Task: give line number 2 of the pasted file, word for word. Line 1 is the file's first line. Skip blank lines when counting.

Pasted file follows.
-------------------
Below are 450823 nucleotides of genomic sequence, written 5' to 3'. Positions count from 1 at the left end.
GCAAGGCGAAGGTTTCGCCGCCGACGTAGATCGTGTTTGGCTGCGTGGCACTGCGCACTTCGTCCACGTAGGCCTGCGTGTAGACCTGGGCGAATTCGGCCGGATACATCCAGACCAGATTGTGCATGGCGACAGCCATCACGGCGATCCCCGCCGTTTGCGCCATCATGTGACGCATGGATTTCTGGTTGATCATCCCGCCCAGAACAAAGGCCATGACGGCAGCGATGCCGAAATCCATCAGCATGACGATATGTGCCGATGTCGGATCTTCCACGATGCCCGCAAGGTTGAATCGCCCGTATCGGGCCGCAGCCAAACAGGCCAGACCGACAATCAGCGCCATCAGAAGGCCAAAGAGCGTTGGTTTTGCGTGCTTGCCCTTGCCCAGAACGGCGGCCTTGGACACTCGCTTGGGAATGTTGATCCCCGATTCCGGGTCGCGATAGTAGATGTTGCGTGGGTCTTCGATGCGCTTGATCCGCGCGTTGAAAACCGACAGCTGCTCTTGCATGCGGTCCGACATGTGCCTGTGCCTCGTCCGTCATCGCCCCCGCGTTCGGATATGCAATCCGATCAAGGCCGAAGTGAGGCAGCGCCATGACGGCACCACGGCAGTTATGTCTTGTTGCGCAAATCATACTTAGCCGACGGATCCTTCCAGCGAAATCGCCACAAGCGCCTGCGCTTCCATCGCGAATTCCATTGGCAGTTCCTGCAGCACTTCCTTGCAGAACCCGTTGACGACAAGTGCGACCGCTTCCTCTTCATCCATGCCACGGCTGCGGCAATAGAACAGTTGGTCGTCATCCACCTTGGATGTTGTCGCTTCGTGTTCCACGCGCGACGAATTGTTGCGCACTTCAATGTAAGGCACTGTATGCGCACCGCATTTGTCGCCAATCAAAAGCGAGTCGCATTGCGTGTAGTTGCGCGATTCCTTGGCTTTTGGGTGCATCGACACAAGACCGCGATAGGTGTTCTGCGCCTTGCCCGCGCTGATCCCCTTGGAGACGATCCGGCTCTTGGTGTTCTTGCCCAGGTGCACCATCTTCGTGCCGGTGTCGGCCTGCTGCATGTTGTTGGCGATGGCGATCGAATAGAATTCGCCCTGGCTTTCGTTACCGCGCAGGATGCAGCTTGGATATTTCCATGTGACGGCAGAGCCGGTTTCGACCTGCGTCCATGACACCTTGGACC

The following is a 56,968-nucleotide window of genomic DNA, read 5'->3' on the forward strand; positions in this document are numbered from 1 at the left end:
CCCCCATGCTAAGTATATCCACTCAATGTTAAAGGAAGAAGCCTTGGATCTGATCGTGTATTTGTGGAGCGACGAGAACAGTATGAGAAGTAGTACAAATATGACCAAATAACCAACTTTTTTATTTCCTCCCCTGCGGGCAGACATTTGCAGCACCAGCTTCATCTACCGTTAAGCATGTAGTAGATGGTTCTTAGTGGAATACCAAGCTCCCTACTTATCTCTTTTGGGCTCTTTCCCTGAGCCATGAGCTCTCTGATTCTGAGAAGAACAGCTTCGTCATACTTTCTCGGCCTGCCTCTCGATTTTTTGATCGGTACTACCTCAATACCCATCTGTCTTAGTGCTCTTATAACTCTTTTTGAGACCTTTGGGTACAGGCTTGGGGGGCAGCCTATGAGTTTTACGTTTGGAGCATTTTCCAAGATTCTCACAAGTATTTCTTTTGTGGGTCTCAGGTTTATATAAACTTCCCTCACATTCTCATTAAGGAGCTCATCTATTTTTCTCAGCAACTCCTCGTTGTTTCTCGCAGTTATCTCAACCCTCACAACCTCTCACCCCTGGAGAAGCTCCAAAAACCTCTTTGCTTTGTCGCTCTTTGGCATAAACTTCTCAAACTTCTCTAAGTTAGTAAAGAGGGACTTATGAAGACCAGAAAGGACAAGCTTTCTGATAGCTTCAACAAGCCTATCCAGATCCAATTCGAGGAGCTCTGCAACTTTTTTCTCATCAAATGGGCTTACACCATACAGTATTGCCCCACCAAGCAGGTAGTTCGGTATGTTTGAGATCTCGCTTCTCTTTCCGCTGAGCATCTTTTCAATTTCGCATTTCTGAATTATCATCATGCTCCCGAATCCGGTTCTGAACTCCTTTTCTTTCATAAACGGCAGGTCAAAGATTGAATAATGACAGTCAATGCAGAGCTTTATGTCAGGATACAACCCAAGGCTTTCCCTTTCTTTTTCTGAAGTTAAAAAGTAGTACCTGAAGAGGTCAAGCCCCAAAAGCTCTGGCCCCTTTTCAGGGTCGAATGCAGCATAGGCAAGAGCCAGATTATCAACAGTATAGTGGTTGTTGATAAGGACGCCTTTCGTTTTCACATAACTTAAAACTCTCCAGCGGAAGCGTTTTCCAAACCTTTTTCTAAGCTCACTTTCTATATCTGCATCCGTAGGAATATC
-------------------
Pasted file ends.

GCAAGGCGAAGGTTTCGCCGCCGACGTAGATCGTGTTTGGCTGCGTGGCACTGCGCACTTCGTCCACGTAGGCCTGCGTGTAGACCTGGGCGAATTCGGCCGGATACATCCAGACCAGATTGTGCATGGCGACAGCCATCACGGCGATCCCCGCCGTTTGCGCCATCATGTGACGCATGGATTTCTGGTTGATCATCCCGCCCAGAACAAAGGCCATGACGGCAGCGATGCCGAAATCCATCAGCATGACGATATGTGCCGATGTCGGATCTTCCACGATGCCCGCAAGGTTGAATCGCCCGTATCGGGCCGCAGCCAAACAGGCCAGACCGACAATCAGCGCCATCAGAAGGCCAAAGAGCGTTGGTTTTGCGTGCTTGCCCTTGCCCAGAACGGCGGCCTTGGACACTCGCTTGGGAATGTTGATCCCCGATTCCGGGTCGCGATAGTAGATGTTGCGTGGGTCTTCGATGCGCTTGATCCGCGCGTTGAAAACCGACAGCTGCTCTTGCATGCGGTCCGACATGTGCCTGTGCCTCGTCCGTCATCGCCCCCGCGTTCGGATATGCAATCCGATCAAGGCCGAAGTGAGGCAGCGCCATGACGGCACCACGGCAGTTATGTCTTGTTGCGCAAATCATACTTAGCCGACGGATCCTTCCAGCGAAATCGCCACAAGCGCCTGCGCTTCCATCGCGAATTCCATTGGCAGTTCCTGCAGCACTTCCTTGCAGAACCCGTTGACGACAAGTGCGACCGCTTCCTCTTCATCCATGCCACGGCTGCGGCAATAGAACAGTTGGTCGTCATCCACCTTGGATGTTGTCGCTTCGTGTTCCACGCGCGACGAATTGTTGCGCACTTCAATGTAAGGCACTGTATGCGCACCGCATTTGTCGCCAATCAAAAGCGAGTCGCATTGCGTGTAGTTGCGCGATTCCTTGGCTTTTGGGTGCATCGACACAAGACCGCGATAGGTGTTCTGCGCCTTGCCCGCGCTGATCCCCTTGGAGACGATCCGGCTCTTGGTGTTCTTGCCCAGGTGCACCATCTTCGTGCCGGTGTCGGCCTGCTGCATGTTGTTGGCGATGGCGATCGAATAGAATTCGCCCTGGCTTTCGTTACCGCGCAGGATGCAGCTTGGATATTTCCATGTGACGGCAGAGCCGGTTTCGACCTGCGTCCATGACACCTTGGACC